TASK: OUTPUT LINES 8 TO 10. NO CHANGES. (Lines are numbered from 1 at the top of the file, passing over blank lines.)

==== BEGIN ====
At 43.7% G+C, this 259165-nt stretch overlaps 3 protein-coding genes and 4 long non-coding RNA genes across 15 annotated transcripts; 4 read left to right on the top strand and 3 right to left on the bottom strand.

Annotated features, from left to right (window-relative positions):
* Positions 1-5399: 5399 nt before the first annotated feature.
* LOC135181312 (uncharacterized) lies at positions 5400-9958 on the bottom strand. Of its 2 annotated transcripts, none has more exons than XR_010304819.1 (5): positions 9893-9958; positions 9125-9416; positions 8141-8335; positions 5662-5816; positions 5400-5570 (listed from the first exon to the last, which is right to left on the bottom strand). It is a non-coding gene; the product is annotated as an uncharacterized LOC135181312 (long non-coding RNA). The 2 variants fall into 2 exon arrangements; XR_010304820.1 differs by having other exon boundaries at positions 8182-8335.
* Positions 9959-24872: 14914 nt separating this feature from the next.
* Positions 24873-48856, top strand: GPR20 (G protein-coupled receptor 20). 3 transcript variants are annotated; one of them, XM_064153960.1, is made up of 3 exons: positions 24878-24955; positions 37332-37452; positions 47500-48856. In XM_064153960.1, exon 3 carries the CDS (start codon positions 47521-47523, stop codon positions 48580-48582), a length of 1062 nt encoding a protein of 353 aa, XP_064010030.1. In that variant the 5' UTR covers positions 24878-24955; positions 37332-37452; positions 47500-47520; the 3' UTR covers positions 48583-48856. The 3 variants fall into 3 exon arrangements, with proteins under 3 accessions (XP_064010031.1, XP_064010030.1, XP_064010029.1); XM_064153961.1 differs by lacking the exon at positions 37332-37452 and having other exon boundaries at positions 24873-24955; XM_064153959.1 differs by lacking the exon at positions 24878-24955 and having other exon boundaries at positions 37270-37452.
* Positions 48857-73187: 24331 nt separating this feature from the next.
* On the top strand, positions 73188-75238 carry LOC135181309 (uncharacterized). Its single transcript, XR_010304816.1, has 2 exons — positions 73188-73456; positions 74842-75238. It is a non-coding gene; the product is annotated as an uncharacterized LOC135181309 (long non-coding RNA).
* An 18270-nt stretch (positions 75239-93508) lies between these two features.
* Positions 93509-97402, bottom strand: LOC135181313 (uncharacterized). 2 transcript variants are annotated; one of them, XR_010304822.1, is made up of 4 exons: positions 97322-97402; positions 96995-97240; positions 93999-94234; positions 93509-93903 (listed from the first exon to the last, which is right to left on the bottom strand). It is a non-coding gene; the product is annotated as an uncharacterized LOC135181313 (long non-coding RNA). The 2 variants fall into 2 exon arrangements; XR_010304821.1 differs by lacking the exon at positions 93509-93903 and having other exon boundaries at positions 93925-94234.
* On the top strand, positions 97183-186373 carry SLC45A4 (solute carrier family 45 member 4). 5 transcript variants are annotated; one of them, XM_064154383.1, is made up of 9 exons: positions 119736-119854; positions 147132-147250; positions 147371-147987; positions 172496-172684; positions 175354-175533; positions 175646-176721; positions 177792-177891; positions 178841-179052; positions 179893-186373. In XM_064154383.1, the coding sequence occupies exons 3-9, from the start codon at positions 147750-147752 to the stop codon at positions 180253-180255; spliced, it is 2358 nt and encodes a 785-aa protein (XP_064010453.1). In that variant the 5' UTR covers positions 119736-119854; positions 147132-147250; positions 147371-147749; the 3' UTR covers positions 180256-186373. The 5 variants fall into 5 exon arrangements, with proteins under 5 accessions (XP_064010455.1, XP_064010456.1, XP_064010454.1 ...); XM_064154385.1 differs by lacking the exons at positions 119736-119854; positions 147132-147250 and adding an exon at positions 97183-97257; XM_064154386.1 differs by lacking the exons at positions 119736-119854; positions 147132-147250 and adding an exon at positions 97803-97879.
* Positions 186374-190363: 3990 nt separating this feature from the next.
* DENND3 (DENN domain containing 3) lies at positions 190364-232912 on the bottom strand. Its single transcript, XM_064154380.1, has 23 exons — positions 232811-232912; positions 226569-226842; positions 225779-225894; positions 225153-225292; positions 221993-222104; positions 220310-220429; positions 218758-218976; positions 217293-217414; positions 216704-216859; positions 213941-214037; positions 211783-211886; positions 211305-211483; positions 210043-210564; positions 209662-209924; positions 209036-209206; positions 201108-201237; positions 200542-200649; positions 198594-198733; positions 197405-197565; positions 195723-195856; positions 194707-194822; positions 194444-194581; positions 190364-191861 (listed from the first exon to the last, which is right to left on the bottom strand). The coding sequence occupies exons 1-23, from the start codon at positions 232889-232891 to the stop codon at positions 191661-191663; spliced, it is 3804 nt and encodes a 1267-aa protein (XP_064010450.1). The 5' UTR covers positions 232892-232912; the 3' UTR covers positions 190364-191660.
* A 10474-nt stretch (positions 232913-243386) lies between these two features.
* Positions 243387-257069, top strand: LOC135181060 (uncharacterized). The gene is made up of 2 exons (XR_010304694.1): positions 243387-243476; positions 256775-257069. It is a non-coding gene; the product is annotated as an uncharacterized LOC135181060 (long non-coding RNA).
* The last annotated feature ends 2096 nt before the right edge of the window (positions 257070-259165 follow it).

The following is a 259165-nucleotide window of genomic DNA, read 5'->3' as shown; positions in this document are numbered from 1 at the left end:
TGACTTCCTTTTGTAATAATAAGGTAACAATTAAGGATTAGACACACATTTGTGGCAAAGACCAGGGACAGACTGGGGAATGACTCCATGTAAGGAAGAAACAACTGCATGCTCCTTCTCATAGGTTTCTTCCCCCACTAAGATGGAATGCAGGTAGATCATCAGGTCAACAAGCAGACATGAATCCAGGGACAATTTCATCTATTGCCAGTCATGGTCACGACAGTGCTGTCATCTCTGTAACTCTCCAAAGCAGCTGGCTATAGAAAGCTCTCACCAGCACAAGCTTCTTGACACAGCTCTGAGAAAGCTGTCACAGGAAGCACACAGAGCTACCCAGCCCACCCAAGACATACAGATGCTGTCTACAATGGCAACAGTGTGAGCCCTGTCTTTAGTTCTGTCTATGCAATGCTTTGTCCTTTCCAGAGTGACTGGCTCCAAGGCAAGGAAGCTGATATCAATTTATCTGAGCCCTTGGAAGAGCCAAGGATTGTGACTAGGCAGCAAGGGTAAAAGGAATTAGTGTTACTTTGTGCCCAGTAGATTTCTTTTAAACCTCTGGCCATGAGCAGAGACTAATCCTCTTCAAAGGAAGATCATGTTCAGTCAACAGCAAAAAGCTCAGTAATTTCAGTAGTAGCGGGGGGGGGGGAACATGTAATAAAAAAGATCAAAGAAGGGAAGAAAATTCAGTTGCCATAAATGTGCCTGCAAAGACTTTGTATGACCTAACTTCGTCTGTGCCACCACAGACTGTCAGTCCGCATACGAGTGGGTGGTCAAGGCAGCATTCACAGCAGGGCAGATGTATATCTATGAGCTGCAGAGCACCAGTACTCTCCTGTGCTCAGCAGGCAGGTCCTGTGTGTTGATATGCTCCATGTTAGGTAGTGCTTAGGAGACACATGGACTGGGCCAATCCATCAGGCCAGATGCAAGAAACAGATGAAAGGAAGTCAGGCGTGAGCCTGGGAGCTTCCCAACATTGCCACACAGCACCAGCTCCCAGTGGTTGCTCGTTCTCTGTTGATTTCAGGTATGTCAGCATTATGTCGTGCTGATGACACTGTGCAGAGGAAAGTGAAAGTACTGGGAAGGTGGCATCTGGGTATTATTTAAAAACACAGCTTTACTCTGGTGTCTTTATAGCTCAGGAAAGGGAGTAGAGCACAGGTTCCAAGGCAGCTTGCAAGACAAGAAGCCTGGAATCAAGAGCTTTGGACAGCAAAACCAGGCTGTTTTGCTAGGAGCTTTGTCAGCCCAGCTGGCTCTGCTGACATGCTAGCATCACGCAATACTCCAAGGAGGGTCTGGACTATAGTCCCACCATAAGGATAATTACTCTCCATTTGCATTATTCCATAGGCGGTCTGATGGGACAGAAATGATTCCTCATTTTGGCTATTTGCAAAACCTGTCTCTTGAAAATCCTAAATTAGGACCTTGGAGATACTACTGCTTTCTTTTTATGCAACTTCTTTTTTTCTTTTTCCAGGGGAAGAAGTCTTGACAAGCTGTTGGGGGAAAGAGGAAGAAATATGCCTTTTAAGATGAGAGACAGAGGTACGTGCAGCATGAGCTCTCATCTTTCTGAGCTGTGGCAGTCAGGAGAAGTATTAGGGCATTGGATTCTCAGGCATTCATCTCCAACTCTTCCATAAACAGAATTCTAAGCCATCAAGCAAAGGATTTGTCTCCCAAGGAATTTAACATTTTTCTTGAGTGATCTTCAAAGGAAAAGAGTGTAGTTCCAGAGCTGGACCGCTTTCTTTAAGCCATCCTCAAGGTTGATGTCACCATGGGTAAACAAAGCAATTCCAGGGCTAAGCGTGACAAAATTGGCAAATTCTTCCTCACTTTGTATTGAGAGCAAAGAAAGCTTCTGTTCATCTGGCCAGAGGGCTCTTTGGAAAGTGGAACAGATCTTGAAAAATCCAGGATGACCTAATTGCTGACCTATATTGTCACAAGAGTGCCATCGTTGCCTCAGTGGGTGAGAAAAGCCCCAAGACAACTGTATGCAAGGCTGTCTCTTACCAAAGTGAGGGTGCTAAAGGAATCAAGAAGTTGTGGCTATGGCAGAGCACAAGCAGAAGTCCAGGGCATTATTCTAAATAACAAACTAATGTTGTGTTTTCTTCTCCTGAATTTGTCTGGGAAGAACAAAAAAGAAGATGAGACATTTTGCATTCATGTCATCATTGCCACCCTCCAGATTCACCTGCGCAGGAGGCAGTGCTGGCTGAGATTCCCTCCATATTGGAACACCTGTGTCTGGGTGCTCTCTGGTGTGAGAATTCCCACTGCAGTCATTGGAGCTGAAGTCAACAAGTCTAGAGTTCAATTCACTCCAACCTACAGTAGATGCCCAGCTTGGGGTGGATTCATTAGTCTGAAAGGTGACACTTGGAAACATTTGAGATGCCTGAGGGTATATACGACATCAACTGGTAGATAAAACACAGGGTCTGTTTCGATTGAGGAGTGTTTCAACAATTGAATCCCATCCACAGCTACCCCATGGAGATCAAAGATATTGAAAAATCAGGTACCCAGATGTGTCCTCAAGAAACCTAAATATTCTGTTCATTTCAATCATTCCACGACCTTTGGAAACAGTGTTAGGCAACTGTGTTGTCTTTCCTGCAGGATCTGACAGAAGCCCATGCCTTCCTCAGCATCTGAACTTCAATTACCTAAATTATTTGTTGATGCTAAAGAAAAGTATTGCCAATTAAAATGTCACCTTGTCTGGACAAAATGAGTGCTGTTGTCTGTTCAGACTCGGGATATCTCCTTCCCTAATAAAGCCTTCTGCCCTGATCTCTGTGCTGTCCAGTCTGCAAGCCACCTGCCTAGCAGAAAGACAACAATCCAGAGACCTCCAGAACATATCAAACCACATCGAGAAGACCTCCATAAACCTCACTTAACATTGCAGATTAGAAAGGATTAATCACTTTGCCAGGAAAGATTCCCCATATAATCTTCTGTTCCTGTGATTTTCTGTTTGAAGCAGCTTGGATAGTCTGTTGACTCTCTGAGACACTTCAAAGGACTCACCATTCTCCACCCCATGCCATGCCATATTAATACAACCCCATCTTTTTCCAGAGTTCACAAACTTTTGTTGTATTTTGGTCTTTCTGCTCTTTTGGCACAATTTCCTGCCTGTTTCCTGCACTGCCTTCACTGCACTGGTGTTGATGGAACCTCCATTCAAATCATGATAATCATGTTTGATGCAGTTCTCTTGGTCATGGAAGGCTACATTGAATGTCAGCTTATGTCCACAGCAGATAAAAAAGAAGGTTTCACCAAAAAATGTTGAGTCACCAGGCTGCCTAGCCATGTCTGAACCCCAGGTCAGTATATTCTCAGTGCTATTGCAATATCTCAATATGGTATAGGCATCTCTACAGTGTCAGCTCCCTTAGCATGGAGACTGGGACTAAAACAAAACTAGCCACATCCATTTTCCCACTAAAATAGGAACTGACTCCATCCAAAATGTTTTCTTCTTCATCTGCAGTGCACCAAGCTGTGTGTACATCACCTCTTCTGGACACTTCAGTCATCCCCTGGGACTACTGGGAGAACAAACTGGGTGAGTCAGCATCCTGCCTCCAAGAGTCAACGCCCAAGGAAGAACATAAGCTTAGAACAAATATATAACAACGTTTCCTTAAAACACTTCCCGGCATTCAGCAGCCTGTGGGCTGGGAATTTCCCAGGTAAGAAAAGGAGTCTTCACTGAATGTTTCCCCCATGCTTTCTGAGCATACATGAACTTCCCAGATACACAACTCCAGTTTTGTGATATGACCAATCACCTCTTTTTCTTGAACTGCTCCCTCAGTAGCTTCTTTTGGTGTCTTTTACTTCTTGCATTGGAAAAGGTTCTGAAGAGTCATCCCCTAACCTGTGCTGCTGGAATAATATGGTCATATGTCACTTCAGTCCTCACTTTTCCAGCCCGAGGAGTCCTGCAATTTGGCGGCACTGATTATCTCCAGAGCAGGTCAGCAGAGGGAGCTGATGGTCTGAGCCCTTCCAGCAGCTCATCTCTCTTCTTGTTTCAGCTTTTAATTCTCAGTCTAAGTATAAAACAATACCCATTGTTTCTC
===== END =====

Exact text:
* On the top strand, positions 73188-75238 carry LOC135181309 (uncharacterized). Its single transcript, XR_010304816.1, has 2 exons — positions 73188-73456; positions 74842-75238. It is a non-coding gene; the product is annotated as an uncharacterized LOC135181309 (long non-coding RNA).
* An 18270-nt stretch (positions 75239-93508) lies between these two features.
* Positions 93509-97402, bottom strand: LOC135181313 (uncharacterized). 2 transcript variants are annotated; one of them, XR_010304822.1, is made up of 4 exons: positions 97322-97402; positions 96995-97240; positions 93999-94234; positions 93509-93903 (listed from the first exon to the last, which is right to left on the bottom strand). It is a non-coding gene; the product is annotated as an uncharacterized LOC135181313 (long non-coding RNA). The 2 variants fall into 2 exon arrangements; XR_010304821.1 differs by lacking the exon at positions 93509-93903 and having other exon boundaries at positions 93925-94234.